Published: 21/11/22 13:37 Categories: Microbiology


Currently clean rooms are a key element in many production and research processes. In recent years, the number of these facilities has increased considerably beyond the hospital setting in places such as pharmaceutical laboratories, assisted reproduction laboratories, and blood and tissue banks. 


Clean rooms are the industry´s big ally


The term is defined in UNE EN ISO 171340 as a “room with specific structures and facilities to control contamination and appropriate environmental parameters.” On the other hand, it is common to see other similar terminology such as “clean controlled environments.” The latter are defined in UNE-EN 17141:2021 as a “defined zone in which microbiological contamination is controlled by specific means,” which in turn encompasses the concept of clean room.  



The control of aseptic conditions is essential in this type of facility


In short, a white or clean room is an area designed to work under aseptic conditions and prevent contamination of sterile materials, components and aseptic surfaces. 


A large number of parameters such as particle concentration in the air, temperature, humidity, pressure, etc. are monitored in these installations to create an optimal working environment that minimizes the risk of contamination. 


Microbiological control of clean rooms


All clean room facilities must implement an environmental control plan, which allows the risk of microbiological contamination to be assessed and controlled, and ensures the effectiveness of the hygiene and safety measures implemented.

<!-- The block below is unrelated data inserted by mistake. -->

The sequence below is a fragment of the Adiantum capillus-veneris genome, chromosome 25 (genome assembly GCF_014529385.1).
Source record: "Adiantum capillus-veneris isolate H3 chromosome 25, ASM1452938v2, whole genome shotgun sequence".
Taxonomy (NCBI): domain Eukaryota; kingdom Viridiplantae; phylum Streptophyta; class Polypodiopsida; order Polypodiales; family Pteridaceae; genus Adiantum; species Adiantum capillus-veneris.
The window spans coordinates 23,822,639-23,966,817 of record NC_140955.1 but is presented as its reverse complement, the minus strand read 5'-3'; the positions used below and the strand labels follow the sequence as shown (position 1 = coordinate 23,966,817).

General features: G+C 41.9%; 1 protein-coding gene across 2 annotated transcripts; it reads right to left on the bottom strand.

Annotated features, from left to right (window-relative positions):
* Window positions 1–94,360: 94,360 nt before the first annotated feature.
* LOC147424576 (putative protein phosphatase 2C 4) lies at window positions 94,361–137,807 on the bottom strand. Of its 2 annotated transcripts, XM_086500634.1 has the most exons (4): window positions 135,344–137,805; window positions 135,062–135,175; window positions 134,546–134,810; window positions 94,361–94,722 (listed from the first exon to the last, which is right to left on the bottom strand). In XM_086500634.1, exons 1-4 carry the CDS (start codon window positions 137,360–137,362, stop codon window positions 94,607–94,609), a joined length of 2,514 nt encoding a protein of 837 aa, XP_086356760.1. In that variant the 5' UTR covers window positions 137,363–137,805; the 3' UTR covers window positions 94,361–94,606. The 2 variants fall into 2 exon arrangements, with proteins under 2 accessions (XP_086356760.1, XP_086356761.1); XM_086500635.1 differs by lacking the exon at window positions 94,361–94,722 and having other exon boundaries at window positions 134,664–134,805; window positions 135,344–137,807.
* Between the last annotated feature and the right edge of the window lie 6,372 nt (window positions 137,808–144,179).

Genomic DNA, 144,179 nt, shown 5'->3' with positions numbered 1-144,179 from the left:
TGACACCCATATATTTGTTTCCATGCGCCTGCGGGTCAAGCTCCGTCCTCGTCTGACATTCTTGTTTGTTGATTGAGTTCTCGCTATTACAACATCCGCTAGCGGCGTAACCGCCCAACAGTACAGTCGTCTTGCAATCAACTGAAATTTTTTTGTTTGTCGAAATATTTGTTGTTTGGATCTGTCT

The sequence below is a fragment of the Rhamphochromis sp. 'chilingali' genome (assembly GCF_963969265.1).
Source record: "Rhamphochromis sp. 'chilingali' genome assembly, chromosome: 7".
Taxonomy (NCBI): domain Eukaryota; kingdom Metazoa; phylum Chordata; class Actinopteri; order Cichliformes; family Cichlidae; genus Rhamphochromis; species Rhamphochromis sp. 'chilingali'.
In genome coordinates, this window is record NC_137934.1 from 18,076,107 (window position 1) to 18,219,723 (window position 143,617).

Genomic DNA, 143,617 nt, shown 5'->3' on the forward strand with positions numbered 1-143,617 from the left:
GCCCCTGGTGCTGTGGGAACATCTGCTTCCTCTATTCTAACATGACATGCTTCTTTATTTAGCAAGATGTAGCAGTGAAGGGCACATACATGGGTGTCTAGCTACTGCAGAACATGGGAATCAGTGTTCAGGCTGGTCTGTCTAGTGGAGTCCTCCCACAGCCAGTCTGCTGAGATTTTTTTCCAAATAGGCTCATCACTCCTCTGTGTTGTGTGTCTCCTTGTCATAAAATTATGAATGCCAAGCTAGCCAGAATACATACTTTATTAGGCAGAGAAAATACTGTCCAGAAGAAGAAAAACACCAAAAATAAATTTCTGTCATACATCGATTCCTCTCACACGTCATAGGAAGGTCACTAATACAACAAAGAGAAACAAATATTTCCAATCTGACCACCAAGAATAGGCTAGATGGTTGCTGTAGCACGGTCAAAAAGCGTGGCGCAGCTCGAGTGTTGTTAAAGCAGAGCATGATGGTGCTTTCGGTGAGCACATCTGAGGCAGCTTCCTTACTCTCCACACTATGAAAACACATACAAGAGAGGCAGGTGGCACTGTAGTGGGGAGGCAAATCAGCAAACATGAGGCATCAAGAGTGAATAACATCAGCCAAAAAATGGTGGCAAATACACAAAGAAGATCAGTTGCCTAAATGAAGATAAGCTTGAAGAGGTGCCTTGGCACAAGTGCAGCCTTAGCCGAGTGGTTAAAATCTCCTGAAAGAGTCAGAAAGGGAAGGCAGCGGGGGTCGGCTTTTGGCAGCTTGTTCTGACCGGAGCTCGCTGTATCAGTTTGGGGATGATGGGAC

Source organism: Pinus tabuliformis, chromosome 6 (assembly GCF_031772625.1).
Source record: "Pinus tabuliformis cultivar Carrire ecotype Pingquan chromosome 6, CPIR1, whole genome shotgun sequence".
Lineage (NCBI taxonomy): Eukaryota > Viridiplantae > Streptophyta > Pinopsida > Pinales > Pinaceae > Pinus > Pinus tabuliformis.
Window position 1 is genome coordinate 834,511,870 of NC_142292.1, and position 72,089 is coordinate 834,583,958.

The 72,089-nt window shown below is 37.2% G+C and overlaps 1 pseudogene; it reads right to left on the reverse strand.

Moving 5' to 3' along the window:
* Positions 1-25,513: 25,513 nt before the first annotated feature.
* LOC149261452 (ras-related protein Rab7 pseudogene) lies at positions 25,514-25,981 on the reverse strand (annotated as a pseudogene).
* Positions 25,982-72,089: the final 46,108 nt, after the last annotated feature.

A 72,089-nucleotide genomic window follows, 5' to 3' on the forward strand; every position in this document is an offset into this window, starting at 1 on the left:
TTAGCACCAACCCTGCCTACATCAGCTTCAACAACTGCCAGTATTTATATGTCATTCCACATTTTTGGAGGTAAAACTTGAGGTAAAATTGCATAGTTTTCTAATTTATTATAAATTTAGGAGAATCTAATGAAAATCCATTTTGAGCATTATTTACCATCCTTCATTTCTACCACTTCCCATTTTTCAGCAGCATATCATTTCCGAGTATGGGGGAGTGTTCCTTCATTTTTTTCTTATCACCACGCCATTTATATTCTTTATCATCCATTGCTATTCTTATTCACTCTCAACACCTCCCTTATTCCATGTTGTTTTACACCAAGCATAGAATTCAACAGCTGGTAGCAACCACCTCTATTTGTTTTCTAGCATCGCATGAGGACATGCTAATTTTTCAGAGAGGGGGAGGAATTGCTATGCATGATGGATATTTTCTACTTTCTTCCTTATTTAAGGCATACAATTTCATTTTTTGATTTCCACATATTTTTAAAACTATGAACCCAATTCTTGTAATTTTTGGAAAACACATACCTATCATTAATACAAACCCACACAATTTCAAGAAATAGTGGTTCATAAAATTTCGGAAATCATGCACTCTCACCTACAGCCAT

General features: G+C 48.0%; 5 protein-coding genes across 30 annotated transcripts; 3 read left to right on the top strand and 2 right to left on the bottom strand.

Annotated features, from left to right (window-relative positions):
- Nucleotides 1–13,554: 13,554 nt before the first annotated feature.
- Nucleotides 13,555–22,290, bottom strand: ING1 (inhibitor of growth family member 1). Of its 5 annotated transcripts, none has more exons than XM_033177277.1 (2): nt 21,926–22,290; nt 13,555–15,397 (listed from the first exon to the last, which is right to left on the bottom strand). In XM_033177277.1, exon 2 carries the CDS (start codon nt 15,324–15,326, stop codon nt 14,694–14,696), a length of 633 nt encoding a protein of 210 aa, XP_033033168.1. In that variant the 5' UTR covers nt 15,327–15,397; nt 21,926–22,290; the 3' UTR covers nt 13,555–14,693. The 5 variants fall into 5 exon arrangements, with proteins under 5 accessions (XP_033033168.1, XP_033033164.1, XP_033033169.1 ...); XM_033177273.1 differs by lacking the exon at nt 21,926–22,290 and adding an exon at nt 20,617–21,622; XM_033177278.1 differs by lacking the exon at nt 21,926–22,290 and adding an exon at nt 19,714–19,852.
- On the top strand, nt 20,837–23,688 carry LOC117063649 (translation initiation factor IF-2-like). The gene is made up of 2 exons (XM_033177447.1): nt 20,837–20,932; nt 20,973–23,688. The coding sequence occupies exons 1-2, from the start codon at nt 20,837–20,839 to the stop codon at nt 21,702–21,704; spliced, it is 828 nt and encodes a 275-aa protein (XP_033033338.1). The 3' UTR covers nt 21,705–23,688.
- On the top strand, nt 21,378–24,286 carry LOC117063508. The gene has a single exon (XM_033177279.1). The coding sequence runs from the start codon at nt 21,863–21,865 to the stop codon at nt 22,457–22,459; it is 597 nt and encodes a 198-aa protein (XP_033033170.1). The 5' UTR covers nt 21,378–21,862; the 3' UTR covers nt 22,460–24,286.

Its microbiological control is essentially based on two controls: air control and surface control. 



Microbiology air-quality control equipment


For air control, there are mechanical air sampling systems, which suck up constant volumes of air for a given time. Petri dishes 90 mm in diameter are installed in these systems to collect the particles that have been aspirated. Meanwhile, in places where it is difficult to obtain access or space is limited, dish sedimentation is implemented. This method consists of exposing a petri dish to the air for a certain period (1—4 hours) in which those particles that are suspended in the air, and that have been precipitating on the surface of the agar are collected on the dish.  


Condalab introduces the new Lateral Code (LC) range, consisting of lateral labeled sedimentation plates, specially designed for microbiological control in the pharmaceutical industry.  


The other fundamental microbiological control in clean rooms is surface control. For this type of sampling, Standard UNE-EN 17141:2021 recommends the use of Rodac-type contact plates. These plates have a smaller diameter (55 mm) than petri dishes for sedimentation. 


A typical problem in surface sampling is the opening of Rodac plates after use, causing contamination and altering sampling results.  


However, at Condalab we have the solution to this problem. The new Lock&Block plates contain a sophisticated locking system that allows plates to be closed and locked after sampling for safe transport to the laboratory where they will be incubated and analyzed. In addition, the locking system has an incubating position, which allows gas exchange for proper aerobic incubation. 



New Lock&Block plates 


If you are keen to know more about our Lateral Code and Lock&Block plates, you can find all the information about the range on our website.